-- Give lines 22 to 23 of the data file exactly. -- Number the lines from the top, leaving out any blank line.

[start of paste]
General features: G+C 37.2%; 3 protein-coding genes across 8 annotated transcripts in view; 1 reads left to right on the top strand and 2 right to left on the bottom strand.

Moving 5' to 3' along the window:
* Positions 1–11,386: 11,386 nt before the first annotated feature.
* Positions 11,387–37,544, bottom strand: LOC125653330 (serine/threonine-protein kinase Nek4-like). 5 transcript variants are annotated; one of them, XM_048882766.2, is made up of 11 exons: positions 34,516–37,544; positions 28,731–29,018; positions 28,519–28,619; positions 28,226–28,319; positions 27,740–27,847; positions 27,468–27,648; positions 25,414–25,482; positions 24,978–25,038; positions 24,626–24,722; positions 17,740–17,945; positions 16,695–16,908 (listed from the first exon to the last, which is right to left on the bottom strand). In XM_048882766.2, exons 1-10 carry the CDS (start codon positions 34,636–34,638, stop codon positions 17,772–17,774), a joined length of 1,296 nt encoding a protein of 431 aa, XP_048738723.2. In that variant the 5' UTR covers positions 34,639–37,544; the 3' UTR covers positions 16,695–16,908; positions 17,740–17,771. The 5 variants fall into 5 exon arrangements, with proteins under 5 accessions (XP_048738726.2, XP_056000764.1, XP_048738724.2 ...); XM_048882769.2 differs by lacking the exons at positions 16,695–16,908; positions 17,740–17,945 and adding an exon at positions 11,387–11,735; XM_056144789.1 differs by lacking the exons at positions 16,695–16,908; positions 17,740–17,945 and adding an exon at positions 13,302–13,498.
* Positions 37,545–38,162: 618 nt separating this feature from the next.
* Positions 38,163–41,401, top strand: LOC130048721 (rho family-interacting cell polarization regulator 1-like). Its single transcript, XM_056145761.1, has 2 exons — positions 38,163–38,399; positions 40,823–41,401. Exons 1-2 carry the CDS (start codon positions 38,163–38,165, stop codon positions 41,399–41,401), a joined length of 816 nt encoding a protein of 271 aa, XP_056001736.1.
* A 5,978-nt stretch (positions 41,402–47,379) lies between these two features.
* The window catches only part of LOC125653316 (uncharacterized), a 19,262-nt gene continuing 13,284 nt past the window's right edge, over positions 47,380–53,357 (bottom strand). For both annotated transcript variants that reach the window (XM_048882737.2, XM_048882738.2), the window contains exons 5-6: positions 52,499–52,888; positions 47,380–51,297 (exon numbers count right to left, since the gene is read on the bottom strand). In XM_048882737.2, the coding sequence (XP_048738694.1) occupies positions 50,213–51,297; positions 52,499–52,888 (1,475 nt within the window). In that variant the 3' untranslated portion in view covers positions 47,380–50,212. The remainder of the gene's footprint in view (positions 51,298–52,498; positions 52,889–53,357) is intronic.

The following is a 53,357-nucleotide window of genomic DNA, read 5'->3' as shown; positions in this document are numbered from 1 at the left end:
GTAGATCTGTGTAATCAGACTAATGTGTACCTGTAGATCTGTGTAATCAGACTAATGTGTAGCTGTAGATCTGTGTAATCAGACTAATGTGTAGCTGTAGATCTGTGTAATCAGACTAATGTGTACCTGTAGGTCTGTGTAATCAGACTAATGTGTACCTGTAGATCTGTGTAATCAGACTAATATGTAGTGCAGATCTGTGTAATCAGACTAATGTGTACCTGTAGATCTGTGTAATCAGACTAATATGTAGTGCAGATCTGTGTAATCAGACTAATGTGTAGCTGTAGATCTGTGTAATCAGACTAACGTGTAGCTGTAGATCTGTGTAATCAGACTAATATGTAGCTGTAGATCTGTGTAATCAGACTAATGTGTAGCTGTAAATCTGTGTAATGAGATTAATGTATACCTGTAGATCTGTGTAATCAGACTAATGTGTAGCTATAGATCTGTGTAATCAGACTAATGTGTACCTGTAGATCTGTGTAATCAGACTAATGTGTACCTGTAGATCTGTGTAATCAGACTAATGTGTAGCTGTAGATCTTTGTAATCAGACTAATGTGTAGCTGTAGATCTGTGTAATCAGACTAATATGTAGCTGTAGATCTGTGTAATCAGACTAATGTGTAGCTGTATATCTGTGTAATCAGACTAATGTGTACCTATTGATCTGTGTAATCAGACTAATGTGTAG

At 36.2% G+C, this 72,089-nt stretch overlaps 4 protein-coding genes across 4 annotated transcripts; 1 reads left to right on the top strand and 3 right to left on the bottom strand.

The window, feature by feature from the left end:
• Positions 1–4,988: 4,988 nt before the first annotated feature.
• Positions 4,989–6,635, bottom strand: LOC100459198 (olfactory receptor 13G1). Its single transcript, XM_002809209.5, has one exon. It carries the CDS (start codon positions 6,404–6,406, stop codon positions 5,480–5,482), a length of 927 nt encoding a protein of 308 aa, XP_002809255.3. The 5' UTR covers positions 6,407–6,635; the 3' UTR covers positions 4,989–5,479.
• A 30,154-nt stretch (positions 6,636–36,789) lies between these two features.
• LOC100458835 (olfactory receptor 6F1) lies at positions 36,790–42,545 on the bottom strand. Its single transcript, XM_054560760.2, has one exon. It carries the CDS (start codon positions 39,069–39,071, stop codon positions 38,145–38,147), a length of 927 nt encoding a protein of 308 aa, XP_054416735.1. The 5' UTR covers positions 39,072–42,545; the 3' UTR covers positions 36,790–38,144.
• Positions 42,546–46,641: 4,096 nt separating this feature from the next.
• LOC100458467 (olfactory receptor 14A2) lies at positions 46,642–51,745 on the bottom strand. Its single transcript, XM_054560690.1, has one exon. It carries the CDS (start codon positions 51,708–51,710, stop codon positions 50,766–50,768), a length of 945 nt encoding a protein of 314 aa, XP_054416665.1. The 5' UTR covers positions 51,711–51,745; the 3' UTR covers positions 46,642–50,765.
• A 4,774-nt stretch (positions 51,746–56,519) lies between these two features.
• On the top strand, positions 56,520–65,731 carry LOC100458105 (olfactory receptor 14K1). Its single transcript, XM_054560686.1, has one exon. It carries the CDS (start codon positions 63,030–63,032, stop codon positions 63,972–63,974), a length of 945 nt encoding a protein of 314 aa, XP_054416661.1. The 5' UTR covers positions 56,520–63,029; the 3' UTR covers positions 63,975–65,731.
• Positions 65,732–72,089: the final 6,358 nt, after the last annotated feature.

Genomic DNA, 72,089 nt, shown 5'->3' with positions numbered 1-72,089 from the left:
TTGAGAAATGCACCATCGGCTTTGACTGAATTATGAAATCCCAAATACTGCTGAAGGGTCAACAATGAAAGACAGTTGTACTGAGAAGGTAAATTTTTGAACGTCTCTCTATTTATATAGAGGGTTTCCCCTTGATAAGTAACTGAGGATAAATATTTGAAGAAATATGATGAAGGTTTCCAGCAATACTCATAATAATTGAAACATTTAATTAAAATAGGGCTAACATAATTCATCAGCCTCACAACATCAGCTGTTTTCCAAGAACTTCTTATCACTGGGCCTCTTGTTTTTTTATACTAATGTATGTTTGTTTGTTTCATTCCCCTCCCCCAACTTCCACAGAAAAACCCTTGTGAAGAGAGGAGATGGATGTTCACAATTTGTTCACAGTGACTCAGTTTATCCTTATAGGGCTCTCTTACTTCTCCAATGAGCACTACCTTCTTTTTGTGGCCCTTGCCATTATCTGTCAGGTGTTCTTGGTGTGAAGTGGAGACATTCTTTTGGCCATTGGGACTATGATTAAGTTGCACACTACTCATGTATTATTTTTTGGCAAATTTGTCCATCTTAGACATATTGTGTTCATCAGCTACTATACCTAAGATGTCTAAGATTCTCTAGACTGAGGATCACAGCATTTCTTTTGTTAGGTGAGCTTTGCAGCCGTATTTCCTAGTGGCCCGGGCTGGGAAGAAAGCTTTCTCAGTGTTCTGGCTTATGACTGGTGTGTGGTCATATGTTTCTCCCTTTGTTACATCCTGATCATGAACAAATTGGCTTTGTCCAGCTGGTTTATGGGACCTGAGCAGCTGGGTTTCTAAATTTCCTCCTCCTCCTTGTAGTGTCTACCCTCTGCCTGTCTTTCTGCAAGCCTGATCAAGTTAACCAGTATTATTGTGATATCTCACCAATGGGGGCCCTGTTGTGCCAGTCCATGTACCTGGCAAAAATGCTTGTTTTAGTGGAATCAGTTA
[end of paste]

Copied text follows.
Genomic DNA, 72,089 nt, shown 5'->3' with positions numbered 1-72,089 from the left:
TTGAGAAATGCACCATCGGCTTTGACTGAATTATGAAATCCCAAATACTGCTGAAGGGTCAACAATGAAAGACAGTTGTACTGAGAAGGTAAATTTTTGAACGTCTCTCTATTTATATAGAGGGTTTCCCCTTGATAAGTAACTGAGGATAAATATTTGAAGAAATATGATGAAGGTTTCCAGCAATACTCATAATAATTGAAACATTTAATTAAAATAGGGCTAACATAATTCATCAGCCTCACAACATCAGCTGTTTTCCAAGAACTTCTTATCACTGGGCCTCTTGTTTTTTTATACTAATGTATGTTTGTTTGTTTCATTCCCCTCCCCCAACTTCCACAGAAAAACCCTTGTGAAGAGAGGAGATGGATGTTCACAATTTGTTCACAGTGACTCAGTTTATCCTTATAGGGCTCTCTTACTTCTCCAATGAGCACTACCTTCTTTTTGTGGCCCTTGCCATTATCTGTCAGGTGTTCTTGGTGTGAAGTGGAGACATTCTTTTGGCCATTGGGACTATGATTAAGTTGCACACTACTCATGTATTATTTTTTGGCAAATTTGTCCATCTTAGACATATTGTGTTCATCAGCTACTATACCTAAGATGTCTAAGATTCTCTAGACTGAGGATCACAGCATTTCTTTTGTTAGGTGAGCTTTGCAGCCGTATTTCCTAGTGGCCCGGGCTGGGAAGAAAGCTTTCTCAGTGTTCTGGCTTATGACTGGTGTGTGGTCATATGTTTCTCCCTTTGTTACATCCTGATCATGAACAAATTGGCTTTGTCCAGCTGGTTTATGGGACCTGAGCAGCTGGGTTTCTAAATTTCCTCCTCCTCCTTGTAGTGTCTACCCTCTGCCTGTCTTTCTGCAAGCCTGATCAAGTTAACCAGTATTATTGTGATATCTCACCAATGGGGGCCCTGTTGTGCCAGTCCATGTACCTGGCAAAAATGCTTGTTTTAGTGGAATCAGTTA